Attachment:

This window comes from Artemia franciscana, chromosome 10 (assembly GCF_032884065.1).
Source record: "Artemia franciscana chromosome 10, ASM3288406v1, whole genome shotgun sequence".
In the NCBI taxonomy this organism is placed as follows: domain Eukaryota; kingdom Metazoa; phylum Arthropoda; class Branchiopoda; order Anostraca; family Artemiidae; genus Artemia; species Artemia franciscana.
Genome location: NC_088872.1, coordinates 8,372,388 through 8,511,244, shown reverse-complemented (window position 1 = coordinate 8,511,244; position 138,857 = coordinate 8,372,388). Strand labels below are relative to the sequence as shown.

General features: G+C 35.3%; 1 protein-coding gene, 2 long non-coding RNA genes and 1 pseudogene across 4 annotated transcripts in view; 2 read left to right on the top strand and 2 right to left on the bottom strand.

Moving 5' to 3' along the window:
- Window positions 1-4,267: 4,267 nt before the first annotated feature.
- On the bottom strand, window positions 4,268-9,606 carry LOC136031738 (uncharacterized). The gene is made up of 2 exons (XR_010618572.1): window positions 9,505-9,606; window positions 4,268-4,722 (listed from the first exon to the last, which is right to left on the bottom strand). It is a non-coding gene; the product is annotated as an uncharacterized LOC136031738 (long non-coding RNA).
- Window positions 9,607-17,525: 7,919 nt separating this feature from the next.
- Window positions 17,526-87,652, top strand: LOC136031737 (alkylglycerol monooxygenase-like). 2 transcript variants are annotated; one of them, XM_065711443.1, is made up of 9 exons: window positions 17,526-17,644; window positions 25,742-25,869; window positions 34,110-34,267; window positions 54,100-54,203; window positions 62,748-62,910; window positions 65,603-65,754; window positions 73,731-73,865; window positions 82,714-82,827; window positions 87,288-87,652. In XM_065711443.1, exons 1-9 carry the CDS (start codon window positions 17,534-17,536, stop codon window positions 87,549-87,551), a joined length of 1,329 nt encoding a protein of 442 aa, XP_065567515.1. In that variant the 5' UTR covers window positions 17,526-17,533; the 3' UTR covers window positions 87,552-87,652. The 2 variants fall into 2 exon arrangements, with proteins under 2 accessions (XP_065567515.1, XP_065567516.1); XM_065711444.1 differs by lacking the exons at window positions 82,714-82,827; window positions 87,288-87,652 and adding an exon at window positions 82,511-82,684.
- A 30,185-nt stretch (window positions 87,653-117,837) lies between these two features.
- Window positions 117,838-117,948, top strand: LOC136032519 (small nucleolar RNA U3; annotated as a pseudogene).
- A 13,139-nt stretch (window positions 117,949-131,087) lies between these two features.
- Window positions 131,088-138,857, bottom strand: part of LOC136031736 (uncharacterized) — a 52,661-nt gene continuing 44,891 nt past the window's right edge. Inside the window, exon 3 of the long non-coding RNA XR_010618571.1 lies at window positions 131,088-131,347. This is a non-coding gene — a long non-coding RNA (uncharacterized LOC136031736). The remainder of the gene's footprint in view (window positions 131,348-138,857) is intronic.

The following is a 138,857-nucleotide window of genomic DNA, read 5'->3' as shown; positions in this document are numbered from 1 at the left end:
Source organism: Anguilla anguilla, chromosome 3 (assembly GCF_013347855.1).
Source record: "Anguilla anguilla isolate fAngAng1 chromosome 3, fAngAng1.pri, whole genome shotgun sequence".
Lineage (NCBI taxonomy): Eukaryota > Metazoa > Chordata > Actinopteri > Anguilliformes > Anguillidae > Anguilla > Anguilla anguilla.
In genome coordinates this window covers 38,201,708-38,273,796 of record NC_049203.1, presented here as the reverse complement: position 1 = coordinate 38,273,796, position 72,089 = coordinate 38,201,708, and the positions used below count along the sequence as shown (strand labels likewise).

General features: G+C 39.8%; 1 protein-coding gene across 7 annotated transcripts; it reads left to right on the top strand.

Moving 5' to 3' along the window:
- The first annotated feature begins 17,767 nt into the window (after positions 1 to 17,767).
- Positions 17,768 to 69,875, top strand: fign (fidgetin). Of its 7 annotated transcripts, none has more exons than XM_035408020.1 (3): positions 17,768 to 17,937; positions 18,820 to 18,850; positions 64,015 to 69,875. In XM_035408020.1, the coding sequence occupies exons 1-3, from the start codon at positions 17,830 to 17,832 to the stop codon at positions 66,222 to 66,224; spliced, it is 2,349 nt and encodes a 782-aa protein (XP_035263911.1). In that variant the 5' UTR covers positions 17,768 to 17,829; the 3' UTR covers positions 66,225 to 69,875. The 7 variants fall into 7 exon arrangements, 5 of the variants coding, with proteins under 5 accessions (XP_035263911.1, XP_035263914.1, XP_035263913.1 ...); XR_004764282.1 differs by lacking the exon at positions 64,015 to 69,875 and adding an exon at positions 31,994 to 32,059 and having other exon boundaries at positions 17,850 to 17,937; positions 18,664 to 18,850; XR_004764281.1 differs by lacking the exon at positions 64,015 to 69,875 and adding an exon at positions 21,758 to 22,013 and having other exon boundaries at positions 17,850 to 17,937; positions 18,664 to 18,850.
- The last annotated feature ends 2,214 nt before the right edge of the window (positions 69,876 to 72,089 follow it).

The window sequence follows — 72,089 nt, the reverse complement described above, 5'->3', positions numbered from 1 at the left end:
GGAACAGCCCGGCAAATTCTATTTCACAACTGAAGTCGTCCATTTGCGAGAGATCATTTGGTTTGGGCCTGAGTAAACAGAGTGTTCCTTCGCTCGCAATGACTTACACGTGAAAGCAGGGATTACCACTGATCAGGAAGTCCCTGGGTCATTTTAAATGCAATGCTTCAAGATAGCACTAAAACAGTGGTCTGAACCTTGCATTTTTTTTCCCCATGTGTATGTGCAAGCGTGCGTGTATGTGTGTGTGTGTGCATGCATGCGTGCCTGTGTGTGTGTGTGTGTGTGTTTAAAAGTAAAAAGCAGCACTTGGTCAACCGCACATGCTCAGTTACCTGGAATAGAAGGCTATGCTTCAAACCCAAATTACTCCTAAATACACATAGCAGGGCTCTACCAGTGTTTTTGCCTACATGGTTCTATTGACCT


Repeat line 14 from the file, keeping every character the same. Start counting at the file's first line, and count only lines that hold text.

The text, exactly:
- Window positions 131,088-138,857, bottom strand: part of LOC136031736 (uncharacterized) — a 52,661-nt gene continuing 44,891 nt past the window's right edge. Inside the window, exon 3 of the long non-coding RNA XR_010618571.1 lies at window positions 131,088-131,347. This is a non-coding gene — a long non-coding RNA (uncharacterized LOC136031736). The remainder of the gene's footprint in view (window positions 131,348-138,857) is intronic.